Following a recent poetry event I had a discussion with another poet from the Nith Valley who had spent the reading chewing the cuffs of his shirt because he thought the work being read was "not part of our culture". This followed something flattering (and probably quite untrue) that someone said at Willie's funeral and it got me thinking about whether we have a responsibility or imperative to write as part of a Scottish cultural tradition, or whether we're part of that tradition no matter what we write. I don't mean this in any narrow nationalistic way, in fact I subscribe completely to the view that Scottish poetry is at its most energetic when absorbing or reacting to different and fragmented internal influences in what someone once described as a "potent concentration of hybrid vigour". It's MacDiarmid's Caledonian Antisyzygy, or MacIllvaney's "mongrel nation" but the implication behind it is that influences are absorbed into 'Scottish' poetry and although that changes the dynamics the poetry remains identifiably Scottish. Does it? And will it always? "How many more reiki therapists from the Home Counties will it take to turn North Uist into a cultural wasteland?" a friend from Stornoway jokingly wrote recently.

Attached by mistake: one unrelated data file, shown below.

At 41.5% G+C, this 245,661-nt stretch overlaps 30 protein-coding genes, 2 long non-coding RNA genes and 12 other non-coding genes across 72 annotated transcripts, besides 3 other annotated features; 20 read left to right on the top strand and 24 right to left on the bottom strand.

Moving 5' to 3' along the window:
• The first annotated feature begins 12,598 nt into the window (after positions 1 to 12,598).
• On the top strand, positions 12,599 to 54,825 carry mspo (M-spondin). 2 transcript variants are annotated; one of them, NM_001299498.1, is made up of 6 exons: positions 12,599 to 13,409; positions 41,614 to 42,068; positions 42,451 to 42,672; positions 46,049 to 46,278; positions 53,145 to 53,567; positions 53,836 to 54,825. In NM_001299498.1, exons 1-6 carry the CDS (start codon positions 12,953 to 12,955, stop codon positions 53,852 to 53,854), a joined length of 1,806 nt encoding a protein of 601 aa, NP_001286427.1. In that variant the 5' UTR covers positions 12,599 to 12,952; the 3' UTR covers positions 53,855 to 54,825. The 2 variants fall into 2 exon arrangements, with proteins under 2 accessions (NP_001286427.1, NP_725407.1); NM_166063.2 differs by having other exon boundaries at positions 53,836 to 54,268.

People writing in Scots and Gaelic do not have this problem, of course, but those who write in English may. Especially those whose poetry is essentially mapping out an internal landscape. I'm reminded of the fact that many of his countymen choked when Dylan Thomas was described as being a 'Welsh' poet. I feel quite sensitive about this because linguistically I am one step away from Scotland's two languages (my mother was a native gaelic speaker and my father's family were miners from Auchinleck and Cumnock)but write in English.
Of course I write a lot about Scotland, its history, and my place in it. Maybe that does.